We interrupt our revision programming for this important blog entry.
I hate to give this article any more exposure, but I suppose you have to read the buttal before you read the rebuttal.
Claire Needell Hollander, a self-described “middle school reading enrichment teacher” has written an article for the New York Times saying that kids in middle school and high school should not be reading frivolous fiction during the summer. Like The Hunger Games.
She urges children to be unfettered with the specter of essays and tests for their summer reading, that they be free to explore works which may be out of their comprehension comfort zone. On that point I agree whole-heartedly. When a grade is attached, students tend to play it safe.
But Ms. Hollander maintains “Reading literature should be intentional.” Her suggestions for summer reading include a first hand account of the aftermath of Hiroshima and books about kids who have been real child soldiers and a child sex worker. She feels these book choices “increase world and verbal knowledge”.
There is a reason we tell stories, and it is this: to make sense out of a senseless world.
Kids and teens especially must have the luxury to explore in a fictional setting the topics that frighten, anger and titillate them. They should be given the space to figure out how life works, how it should work.
Reading fiction with compelling characters gives kids and teens the chance to feel those characters’ dilemmas, to make moral choices along with them. They’re building their understanding of the world and their place in it, one book at a time.
Where the Wild Things Are by Maurice Sendak.
If you’ve never heard of this book, let me be the first to welcome you to earth:
As a child, I read this book. Once. I hated Max. I thought he was a naughty little boy. He scared me more than the Wild Things did. He was a kid running around terrorizing his own dog with a fork, for God’s sake.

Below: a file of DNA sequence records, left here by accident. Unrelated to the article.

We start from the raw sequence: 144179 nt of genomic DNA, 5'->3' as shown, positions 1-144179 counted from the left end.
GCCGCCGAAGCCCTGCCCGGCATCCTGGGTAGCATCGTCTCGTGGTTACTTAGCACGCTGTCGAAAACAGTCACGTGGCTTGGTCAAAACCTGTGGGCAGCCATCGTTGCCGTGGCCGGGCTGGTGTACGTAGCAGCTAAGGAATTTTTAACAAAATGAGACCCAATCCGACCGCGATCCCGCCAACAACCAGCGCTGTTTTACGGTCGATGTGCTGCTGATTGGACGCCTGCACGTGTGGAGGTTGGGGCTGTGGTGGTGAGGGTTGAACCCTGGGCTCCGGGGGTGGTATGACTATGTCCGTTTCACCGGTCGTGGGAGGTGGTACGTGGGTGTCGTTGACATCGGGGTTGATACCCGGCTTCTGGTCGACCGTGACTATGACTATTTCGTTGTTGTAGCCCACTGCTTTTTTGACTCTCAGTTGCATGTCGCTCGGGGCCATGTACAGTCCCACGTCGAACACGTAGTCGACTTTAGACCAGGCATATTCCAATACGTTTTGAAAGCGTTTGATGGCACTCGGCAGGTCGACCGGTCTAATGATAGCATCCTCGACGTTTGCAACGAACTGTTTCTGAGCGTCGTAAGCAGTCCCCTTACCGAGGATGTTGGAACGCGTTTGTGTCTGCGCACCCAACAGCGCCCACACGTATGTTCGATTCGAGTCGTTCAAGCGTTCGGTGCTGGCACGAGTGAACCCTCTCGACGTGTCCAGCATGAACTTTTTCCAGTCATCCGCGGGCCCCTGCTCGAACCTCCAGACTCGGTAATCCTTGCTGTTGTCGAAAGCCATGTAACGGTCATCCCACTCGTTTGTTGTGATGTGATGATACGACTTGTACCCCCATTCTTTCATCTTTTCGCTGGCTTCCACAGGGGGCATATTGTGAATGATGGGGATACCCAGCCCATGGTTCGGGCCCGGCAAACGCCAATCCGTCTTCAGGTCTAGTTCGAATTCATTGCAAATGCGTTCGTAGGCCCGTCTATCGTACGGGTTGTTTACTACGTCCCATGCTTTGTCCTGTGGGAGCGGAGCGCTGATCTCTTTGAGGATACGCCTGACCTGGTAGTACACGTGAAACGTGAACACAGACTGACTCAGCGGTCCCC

I had nothing more to do with him until I had hellions of my own.
(Before you decide that I am the only child that reacted that way, read this exchange between Mr. Sendak and one mother:
- Mother: “Every time I read the book to my daughter, she screams.”
- Sendak: “Then why did you continue reading it to her when she does not like it?”
- Mother: “She ought to, it’s a Caldecott book.”
Sendak mentioned that he thought that was ridiculous and “if a child does not like a book, throw it in the trash.”)
When Boywonder was young we did LOTS AND LOTS of things that didn’t cost one red cent. Feeding bread too stale even for us, to the ducks at the park. Digging gigantic holes in the back yard. Going to see the covered wagon and steamboat exhibits for free at the Kansas City Museum. Highest on the list, of course, was a weekly visit to the library.
On one sojourn to the children’s floor, my darling three-year-old with the nearly-blond hair and the trust-me dimples came running with a fascinating-looking book…
You guessed it.
Oh no! Boywonder wanted this book! He was a bully! A jerk! Maybe even a psychopath!
With trembling fingers, I turned to the first page:
“The night Max wore his wolf suit, and made mischief of one kind…and another…”
Gee, that sounded like a certain little boy I knew rather well.
“…his mother called him ‘Wild Thing,’ and Max said ‘I’ll eat you up…'”
Wow. I know someone a lot like his mom, too.
We flipped the pages, Boywonder lingering over every Wild Thing portrait. We laughed as Max wielded his authority over all things wild, and sighed when he came back to his own home where his supper waited for him. “And it was still hot.”
We read it three more times before we checked it out.
So why the big difference in reaction?
Who knows. I’m sure it’s some big deep psychological secret that I would be loathe to reveal.
But I think it’s as simple as this:
Boywonder focused on taming the Wild Things.
I focused on the kid wielding a weapon on his beloved pet.
I think my son got the point a whole lot faster than I did.